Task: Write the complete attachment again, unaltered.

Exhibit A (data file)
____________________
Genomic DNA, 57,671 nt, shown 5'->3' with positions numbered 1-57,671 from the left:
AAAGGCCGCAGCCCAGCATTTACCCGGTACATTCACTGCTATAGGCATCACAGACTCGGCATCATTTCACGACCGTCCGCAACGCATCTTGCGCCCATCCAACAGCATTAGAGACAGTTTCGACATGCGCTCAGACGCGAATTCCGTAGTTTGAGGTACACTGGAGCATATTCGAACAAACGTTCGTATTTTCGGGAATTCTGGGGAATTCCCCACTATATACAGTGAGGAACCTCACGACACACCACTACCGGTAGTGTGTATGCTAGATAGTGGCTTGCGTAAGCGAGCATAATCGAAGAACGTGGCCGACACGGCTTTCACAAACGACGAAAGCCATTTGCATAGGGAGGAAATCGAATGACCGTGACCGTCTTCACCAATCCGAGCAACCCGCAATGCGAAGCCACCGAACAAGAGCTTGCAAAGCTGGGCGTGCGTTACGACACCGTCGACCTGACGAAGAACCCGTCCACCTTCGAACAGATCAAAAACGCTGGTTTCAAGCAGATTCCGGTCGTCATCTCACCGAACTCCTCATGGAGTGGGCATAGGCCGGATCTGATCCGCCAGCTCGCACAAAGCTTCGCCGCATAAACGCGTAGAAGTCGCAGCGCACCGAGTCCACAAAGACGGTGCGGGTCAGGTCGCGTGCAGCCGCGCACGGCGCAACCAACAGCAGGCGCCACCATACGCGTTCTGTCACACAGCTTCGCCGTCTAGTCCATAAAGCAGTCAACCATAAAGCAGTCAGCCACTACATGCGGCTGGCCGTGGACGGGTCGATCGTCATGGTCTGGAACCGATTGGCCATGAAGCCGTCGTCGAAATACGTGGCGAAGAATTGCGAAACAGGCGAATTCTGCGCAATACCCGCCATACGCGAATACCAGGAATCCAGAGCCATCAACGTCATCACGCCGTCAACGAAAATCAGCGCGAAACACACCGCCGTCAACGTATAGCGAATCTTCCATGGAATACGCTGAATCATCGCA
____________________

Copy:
Genomic DNA, 57,671 nt, shown 5'->3' with positions numbered 1-57,671 from the left:
AAAGGCCGCAGCCCAGCATTTACCCGGTACATTCACTGCTATAGGCATCACAGACTCGGCATCATTTCACGACCGTCCGCAACGCATCTTGCGCCCATCCAACAGCATTAGAGACAGTTTCGACATGCGCTCAGACGCGAATTCCGTAGTTTGAGGTACACTGGAGCATATTCGAACAAACGTTCGTATTTTCGGGAATTCTGGGGAATTCCCCACTATATACAGTGAGGAACCTCACGACACACCACTACCGGTAGTGTGTATGCTAGATAGTGGCTTGCGTAAGCGAGCATAATCGAAGAACGTGGCCGACACGGCTTTCACAAACGACGAAAGCCATTTGCATAGGGAGGAAATCGAATGACCGTGACCGTCTTCACCAATCCGAGCAACCCGCAATGCGAAGCCACCGAACAAGAGCTTGCAAAGCTGGGCGTGCGTTACGACACCGTCGACCTGACGAAGAACCCGTCCACCTTCGAACAGATCAAAAACGCTGGTTTCAAGCAGATTCCGGTCGTCATCTCACCGAACTCCTCATGGAGTGGGCATAGGCCGGATCTGATCCGCCAGCTCGCACAAAGCTTCGCCGCATAAACGCGTAGAAGTCGCAGCGCACCGAGTCCACAAAGACGGTGCGGGTCAGGTCGCGTGCAGCCGCGCACGGCGCAACCAACAGCAGGCGCCACCATACGCGTTCTGTCACACAGCTTCGCCGTCTAGTCCATAAAGCAGTCAACCATAAAGCAGTCAGCCACTACATGCGGCTGGCCGTGGACGGGTCGATCGTCATGGTCTGGAACCGATTGGCCATGAAGCCGTCGTCGAAATACGTGGCGAAGAATTGCGAAACAGGCGAATTCTGCGCAATACCCGCCATACGCGAATACCAGGAATCCAGAGCCATCAACGTCATCACGCCGTCAACGAAAATCAGCGCGAAACACACCGCCGTCAACGTATAGCGAATCTTCCATGGAATACGCTGAATCATCGCA